12 Square Miles of Solitude
By Sara B. Franklin
The first thing you see is the church steeple. It appears almost like an apparition, a slender point of white rising up from the rolling mound of dark, dark green, mile upon mile of spruce forest. You rub your eyes, look again, squinting through the salty spray of the Gulf of Maine. Yes, it’s there, that spike of white, growing larger as your boat chugs slowly closer to The Island.
A 12-square-mile rock in Penobscot Bay, Isle au Haut (‘High Island’) is among the easternmost islands in the United States. It’s pronounced EYE-la-HOH, an Americanisation of the name given by explorer Samuel de Champlain in 1604 — but regulars refer to it simply as “The Island.”
I am part of the seasonal influx that balloons Isle au Haut’s population each summer, having been granted the ridiculous luck and privilege of being born into a family whose Boston-based patriarch — my mother’s father — purchased, in the early 60s, a cottage ‘in town,’ which is to say sandwiched between the Island Store and the minuscule post office, within earshot of Sunday’s church bells.
Isle au Haut is a place that exists, in many ways, outside of time, a place that rewards slow pleasures. Literally. One can’t move very fast on the single 12-mile road that loops the island: while the speed limit is, officially, 20 miles an hour on the short paved portion, you’d be hard pressed to find anyone driving that fast. To do so on the unpaved sections would be a death-wish, with washouts surprising you around bends and jagged rocks jutting up from the packed earth
On Isle au Haut, the terrain demands a deceleration: we walk, ride thick-tired bikes, and bump slowly along in rusting pickups. We paddle slowly or float on our backs in Long Pond, a fairy tale mile-long stretch of pristine, fresh water enveloped by firs from which you can hear the crash of the ocean waves. The many wooded paths that lead into the island’s interior and out to its rockiest points require steady footing and a measured pace. On the water, lobster boats chug, skiff oars pull at the inky water.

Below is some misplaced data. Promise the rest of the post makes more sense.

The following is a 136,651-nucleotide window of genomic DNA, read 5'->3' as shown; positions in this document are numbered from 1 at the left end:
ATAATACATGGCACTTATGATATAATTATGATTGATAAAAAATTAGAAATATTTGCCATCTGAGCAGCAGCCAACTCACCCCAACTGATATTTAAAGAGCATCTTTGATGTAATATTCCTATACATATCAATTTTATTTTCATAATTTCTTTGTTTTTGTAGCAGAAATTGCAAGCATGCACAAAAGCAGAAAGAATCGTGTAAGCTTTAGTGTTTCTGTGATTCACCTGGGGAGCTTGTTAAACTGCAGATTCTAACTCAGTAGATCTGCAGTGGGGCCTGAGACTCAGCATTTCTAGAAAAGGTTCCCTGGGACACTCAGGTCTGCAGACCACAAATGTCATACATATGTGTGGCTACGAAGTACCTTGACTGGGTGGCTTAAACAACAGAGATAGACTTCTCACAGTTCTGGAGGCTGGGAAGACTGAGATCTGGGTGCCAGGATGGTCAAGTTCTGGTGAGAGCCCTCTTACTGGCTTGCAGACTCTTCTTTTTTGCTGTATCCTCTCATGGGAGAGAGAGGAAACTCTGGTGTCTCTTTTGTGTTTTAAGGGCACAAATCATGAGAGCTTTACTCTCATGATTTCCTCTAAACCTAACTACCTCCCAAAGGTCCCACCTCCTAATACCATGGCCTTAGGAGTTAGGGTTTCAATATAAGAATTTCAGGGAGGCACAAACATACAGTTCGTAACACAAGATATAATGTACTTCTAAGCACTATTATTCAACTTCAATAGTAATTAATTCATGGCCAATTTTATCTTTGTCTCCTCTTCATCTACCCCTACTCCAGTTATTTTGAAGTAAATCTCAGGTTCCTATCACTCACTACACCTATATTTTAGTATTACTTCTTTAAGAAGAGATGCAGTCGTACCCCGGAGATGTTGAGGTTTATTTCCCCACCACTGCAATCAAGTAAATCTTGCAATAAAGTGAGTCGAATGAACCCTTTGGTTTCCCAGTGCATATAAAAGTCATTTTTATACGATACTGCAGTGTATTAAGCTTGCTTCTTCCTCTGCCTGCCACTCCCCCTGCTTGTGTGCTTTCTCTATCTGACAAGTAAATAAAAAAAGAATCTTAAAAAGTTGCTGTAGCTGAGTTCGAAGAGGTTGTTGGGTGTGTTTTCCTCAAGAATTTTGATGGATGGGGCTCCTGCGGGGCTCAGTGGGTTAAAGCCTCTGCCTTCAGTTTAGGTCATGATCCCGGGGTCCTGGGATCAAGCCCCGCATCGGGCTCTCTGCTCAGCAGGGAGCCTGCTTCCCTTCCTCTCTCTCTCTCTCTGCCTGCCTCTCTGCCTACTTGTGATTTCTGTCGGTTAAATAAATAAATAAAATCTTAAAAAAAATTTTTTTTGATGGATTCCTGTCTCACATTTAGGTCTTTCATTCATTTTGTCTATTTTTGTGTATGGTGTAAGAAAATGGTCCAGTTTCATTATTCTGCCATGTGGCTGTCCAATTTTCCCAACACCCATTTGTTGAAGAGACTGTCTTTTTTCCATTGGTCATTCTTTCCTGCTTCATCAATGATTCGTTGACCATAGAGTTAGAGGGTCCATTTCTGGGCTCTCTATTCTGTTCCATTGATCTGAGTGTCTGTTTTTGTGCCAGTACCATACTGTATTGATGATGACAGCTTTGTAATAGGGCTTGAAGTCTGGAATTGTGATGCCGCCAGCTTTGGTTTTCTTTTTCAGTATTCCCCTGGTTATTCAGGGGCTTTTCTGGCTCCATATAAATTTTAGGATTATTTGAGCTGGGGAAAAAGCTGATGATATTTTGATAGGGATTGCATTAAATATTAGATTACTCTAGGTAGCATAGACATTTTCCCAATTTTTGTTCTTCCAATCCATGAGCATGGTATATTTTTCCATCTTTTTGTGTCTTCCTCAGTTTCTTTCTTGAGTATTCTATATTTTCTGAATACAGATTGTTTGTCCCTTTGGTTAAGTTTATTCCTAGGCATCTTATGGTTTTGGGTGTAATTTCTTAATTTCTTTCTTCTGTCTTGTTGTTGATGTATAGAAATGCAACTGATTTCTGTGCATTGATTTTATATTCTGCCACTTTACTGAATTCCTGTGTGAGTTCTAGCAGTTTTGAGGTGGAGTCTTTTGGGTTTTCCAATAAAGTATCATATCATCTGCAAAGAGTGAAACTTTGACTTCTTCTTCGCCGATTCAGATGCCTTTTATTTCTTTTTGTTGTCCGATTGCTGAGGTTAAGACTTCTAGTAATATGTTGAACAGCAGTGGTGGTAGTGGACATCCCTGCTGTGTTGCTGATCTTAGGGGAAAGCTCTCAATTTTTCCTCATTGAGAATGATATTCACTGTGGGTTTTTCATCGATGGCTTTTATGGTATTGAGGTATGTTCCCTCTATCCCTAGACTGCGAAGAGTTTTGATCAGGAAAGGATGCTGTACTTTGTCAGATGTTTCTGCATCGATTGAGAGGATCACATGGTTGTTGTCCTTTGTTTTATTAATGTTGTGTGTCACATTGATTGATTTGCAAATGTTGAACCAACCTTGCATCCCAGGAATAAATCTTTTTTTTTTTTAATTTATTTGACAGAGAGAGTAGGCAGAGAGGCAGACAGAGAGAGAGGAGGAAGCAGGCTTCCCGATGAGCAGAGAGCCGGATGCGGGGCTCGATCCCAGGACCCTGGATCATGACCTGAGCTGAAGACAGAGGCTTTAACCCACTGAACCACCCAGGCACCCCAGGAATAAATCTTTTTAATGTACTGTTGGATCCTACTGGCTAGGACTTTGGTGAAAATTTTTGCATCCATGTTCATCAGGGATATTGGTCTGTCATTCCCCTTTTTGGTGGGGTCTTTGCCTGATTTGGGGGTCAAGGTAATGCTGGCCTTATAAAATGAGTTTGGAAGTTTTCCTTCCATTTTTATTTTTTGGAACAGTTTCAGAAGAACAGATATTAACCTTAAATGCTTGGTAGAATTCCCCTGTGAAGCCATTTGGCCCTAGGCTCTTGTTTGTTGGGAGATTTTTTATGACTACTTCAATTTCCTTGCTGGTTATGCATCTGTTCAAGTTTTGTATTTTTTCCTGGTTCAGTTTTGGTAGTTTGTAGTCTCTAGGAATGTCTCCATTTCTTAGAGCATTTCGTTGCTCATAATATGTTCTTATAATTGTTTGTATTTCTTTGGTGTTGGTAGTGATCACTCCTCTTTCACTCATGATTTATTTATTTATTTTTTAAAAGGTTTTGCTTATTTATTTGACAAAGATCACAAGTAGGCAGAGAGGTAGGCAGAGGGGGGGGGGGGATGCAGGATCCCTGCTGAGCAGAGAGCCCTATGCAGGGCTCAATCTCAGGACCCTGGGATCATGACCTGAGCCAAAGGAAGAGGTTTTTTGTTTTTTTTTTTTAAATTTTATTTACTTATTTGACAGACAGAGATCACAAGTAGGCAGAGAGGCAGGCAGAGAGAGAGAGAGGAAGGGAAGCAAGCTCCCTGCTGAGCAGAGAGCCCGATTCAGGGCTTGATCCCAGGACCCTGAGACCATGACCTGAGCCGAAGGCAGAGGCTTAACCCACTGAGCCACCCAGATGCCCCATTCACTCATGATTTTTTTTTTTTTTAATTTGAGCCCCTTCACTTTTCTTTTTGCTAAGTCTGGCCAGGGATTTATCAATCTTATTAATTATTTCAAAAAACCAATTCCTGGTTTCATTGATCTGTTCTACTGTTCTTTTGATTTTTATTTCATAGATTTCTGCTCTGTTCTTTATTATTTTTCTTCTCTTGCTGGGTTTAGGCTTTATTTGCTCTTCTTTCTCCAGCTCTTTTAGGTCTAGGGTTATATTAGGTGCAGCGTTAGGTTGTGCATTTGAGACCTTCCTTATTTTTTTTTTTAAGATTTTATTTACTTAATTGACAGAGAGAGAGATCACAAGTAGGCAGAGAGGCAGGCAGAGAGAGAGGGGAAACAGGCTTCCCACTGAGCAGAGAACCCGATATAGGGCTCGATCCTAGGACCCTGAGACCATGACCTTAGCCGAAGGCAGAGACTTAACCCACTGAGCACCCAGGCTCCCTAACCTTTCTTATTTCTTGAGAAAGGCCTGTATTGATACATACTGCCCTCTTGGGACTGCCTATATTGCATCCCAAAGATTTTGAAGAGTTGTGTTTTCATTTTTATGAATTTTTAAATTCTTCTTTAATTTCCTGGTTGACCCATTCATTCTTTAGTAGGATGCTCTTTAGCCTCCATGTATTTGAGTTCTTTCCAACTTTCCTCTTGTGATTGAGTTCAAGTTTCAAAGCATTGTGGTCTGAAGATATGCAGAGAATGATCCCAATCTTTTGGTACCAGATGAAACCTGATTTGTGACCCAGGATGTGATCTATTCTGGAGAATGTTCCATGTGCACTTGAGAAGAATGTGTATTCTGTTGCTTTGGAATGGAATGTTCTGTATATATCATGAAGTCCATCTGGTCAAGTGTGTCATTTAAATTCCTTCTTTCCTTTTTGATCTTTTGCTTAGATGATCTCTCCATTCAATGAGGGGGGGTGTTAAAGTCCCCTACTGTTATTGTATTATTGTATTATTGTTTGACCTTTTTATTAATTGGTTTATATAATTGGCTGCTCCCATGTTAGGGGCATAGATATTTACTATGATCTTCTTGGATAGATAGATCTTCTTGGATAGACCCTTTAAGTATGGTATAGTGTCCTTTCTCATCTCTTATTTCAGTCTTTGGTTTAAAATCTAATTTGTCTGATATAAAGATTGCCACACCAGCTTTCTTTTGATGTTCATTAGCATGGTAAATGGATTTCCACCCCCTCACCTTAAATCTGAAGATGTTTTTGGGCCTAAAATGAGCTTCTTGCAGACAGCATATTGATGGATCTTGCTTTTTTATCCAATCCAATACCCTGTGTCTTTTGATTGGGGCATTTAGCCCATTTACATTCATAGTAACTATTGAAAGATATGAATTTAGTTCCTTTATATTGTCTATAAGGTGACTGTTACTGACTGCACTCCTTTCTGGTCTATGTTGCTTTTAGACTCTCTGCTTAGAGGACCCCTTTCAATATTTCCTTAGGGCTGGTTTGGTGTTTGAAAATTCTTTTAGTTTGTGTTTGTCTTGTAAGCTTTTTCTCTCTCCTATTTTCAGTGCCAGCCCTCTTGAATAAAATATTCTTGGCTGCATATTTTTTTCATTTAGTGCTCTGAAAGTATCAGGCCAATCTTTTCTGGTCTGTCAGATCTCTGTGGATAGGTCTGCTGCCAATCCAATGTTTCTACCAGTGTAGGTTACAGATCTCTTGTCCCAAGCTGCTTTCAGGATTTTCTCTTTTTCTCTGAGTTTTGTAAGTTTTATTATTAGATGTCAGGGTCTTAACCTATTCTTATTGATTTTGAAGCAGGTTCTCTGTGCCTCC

For centuries before its Francophone naming, The Island was a seasonal fishing camp for the indigenous Penobscot Abenaki and Passamaquoddy peoples, who reaped the rewards of the deep, cold waters surrounding the island, among the best fishing grounds in the northeast. But they treaded lightly. Mounds of shells — the aftermath of feasts from Isle au Haut’s mollusc-rich mud flats and shoals — comprise the majority of the archaeological record they left.
But development began as Scots, Brits, and fishermen from the mainland — many of whose descendants still remain among the island’s year-round residents — started to settle on the island in the late 18th century. They primarily took up farming and fishing as their livelihoods. The land was fertile and well-tended, the waters held plenty of fish, and a lobster cannery opened in 1860 to process the glut of crustaceans.
It wasn’t long before wealthy urbanites discovered The Island. Ernest Bowditch, a landscape architect in the Olmsted circle, was drawn to Isle au Haut’s wildness and quiet, and purchased a large tract of land in 1880. There, he established a summer colony called the Point Lookout Club. “The Point,” as it is known, occupies a rocky spit of land, a protected harbour, and the hill that overlooks them both. The club — replete with a private staff, tennis courts, a clubhouse-cum-hotel, and a pier all their own — worked hard to distinguish itself from the year-round community. It became a separate municipality officially dubbed Lookout, Maine, with its own post office and ZIP code. In 1906, the Ellsworth American, a mainland paper, called the Point “Maine’s Most Exclusive Summer Resort,” noting that its residents were among “Boston’s bluest blood,” drawn to The Island’s offers of virgin nature and simpler living
The world keeps hurtling toward and around Isle au Haut — the ocean ecosystem threatened by warming and overfishing, the arrival of the virtual realm a fundamental shift in the island’s isolation. Today, it is even possible to live on the island and work remotely. But Isle au Haut remains a world apart. Its fragility and remoteness are what lend The Island its enduring allure. I’m tempted, by habit and stale impulse, to write that the natural world is all there is to see and do here. But that feels like a false demotion. So let me try again: on The Island, the natural world is all.